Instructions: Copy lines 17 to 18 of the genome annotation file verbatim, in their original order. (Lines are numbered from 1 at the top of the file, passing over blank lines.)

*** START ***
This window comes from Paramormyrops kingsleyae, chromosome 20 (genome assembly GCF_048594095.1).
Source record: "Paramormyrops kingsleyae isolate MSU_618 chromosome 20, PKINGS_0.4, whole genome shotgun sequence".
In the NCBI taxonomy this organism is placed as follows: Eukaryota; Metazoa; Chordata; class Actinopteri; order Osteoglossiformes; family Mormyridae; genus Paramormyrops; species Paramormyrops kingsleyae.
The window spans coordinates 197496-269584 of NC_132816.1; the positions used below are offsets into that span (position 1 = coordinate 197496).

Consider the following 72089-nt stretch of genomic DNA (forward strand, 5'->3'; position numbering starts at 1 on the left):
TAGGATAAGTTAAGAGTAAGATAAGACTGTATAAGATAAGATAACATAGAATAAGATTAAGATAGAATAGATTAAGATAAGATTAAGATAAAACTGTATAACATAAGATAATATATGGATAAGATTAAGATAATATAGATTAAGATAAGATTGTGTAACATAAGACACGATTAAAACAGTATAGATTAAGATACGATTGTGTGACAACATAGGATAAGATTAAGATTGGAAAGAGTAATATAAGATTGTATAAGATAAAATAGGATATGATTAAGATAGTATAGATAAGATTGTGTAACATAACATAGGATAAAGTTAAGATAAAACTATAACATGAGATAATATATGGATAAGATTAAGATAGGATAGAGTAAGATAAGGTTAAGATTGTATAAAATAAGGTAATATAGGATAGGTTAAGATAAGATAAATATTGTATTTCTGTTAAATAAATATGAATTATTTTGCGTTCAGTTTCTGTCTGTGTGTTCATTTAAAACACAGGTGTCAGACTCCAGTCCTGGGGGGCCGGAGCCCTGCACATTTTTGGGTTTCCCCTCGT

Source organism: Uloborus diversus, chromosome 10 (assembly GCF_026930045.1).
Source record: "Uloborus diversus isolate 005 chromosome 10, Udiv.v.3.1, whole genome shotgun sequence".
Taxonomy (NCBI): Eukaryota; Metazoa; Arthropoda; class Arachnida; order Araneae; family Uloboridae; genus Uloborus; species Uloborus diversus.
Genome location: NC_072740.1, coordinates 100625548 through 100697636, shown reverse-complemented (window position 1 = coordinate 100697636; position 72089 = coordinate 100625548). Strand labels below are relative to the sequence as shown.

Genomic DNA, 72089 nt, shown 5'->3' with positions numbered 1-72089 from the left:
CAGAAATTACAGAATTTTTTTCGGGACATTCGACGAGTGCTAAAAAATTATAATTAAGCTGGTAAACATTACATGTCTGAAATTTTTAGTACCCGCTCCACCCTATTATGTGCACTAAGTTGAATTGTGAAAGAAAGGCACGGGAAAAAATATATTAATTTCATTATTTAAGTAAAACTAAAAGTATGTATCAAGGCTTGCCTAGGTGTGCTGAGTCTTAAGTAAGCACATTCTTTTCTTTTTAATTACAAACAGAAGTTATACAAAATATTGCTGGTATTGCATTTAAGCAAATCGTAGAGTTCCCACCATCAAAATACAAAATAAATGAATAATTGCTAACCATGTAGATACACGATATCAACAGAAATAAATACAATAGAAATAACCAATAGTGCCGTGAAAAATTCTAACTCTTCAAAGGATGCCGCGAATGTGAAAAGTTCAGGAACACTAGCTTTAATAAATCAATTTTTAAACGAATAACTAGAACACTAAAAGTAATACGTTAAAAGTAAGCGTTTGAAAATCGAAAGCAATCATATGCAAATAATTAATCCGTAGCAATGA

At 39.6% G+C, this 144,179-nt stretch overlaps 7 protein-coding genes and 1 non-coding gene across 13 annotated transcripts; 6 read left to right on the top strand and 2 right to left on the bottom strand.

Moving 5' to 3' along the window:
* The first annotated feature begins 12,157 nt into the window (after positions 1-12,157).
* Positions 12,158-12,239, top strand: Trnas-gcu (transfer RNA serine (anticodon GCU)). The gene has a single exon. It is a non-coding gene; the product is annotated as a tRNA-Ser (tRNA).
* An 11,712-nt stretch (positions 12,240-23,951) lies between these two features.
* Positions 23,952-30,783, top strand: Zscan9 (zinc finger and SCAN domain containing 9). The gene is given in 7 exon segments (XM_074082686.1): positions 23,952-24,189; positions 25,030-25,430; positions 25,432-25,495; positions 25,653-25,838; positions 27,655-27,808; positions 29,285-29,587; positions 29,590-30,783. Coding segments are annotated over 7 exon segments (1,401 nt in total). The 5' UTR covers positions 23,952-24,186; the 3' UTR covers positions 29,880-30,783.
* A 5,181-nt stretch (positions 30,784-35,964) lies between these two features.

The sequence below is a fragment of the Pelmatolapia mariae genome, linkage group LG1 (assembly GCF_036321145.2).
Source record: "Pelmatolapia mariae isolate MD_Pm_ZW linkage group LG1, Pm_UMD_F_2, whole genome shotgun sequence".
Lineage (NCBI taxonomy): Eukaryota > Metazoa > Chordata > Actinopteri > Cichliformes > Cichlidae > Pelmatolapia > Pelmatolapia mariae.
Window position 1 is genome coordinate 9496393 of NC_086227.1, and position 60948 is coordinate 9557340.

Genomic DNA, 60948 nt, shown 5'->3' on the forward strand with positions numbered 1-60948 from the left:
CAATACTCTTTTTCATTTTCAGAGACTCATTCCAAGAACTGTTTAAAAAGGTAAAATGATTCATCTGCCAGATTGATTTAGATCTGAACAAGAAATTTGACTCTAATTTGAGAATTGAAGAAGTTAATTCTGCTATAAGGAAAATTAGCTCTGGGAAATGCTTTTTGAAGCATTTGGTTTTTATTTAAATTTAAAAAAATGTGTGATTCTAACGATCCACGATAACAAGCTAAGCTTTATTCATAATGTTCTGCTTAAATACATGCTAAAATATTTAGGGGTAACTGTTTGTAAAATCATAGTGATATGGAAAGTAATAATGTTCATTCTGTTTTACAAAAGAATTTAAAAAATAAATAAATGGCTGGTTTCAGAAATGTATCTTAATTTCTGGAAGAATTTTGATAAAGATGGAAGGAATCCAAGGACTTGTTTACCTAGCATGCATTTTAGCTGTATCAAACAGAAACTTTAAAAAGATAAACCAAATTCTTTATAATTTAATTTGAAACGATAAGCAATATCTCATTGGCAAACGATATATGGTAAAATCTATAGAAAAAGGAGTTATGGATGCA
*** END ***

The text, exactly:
* An 11,712-nt stretch (positions 12,240-23,951) lies between these two features.
* Positions 23,952-30,783, top strand: Zscan9 (zinc finger and SCAN domain containing 9). The gene is given in 7 exon segments (XM_074082686.1): positions 23,952-24,189; positions 25,030-25,430; positions 25,432-25,495; positions 25,653-25,838; positions 27,655-27,808; positions 29,285-29,587; positions 29,590-30,783. Coding segments are annotated over 7 exon segments (1,401 nt in total). The 5' UTR covers positions 23,952-24,186; the 3' UTR covers positions 29,880-30,783.